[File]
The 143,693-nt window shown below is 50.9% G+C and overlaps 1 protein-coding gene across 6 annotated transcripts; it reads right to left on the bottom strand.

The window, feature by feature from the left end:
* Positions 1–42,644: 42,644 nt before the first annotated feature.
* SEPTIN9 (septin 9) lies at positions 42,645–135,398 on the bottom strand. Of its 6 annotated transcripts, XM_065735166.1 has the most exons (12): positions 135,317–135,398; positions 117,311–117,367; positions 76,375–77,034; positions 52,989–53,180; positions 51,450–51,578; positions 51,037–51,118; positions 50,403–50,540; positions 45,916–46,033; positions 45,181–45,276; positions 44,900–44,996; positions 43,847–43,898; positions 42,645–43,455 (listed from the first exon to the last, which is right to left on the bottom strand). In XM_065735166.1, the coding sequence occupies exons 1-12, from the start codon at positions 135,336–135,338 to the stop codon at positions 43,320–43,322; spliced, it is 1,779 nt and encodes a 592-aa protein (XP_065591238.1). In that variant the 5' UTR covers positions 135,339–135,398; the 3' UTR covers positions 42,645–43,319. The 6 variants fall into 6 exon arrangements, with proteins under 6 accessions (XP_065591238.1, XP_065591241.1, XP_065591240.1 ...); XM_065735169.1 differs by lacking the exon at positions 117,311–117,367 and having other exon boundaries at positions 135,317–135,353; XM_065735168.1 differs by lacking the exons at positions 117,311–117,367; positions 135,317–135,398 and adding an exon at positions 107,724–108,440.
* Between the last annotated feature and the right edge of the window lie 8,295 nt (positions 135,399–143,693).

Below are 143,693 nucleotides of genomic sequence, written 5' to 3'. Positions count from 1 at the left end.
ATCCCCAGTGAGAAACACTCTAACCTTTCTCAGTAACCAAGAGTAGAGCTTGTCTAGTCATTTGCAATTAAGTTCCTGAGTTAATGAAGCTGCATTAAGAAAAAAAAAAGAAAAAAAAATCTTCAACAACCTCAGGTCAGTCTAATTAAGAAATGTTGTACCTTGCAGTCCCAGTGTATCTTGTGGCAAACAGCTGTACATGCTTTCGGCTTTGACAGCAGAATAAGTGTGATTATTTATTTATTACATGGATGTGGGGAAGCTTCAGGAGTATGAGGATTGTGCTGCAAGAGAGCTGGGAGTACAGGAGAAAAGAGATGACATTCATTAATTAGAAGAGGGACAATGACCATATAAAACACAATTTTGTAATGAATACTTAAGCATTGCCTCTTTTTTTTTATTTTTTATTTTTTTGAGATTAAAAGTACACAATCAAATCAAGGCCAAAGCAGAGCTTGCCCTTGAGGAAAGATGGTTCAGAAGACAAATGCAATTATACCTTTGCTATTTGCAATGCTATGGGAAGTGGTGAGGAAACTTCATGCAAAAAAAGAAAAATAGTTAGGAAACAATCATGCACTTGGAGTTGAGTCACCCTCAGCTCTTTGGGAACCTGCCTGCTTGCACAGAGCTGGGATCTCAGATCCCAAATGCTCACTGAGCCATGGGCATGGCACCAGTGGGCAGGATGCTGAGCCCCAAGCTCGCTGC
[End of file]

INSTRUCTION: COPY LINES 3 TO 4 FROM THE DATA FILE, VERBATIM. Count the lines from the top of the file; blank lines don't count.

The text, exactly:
* Positions 1–42,644: 42,644 nt before the first annotated feature.
* SEPTIN9 (septin 9) lies at positions 42,645–135,398 on the bottom strand. Of its 6 annotated transcripts, XM_065735166.1 has the most exons (12): positions 135,317–135,398; positions 117,311–117,367; positions 76,375–77,034; positions 52,989–53,180; positions 51,450–51,578; positions 51,037–51,118; positions 50,403–50,540; positions 45,916–46,033; positions 45,181–45,276; positions 44,900–44,996; positions 43,847–43,898; positions 42,645–43,455 (listed from the first exon to the last, which is right to left on the bottom strand). In XM_065735166.1, the coding sequence occupies exons 1-12, from the start codon at positions 135,336–135,338 to the stop codon at positions 43,320–43,322; spliced, it is 1,779 nt and encodes a 592-aa protein (XP_065591238.1). In that variant the 5' UTR covers positions 135,339–135,398; the 3' UTR covers positions 42,645–43,319. The 6 variants fall into 6 exon arrangements, with proteins under 6 accessions (XP_065591238.1, XP_065591241.1, XP_065591240.1 ...); XM_065735169.1 differs by lacking the exon at positions 117,311–117,367 and having other exon boundaries at positions 135,317–135,353; XM_065735168.1 differs by lacking the exons at positions 117,311–117,367; positions 135,317–135,398 and adding an exon at positions 107,724–108,440.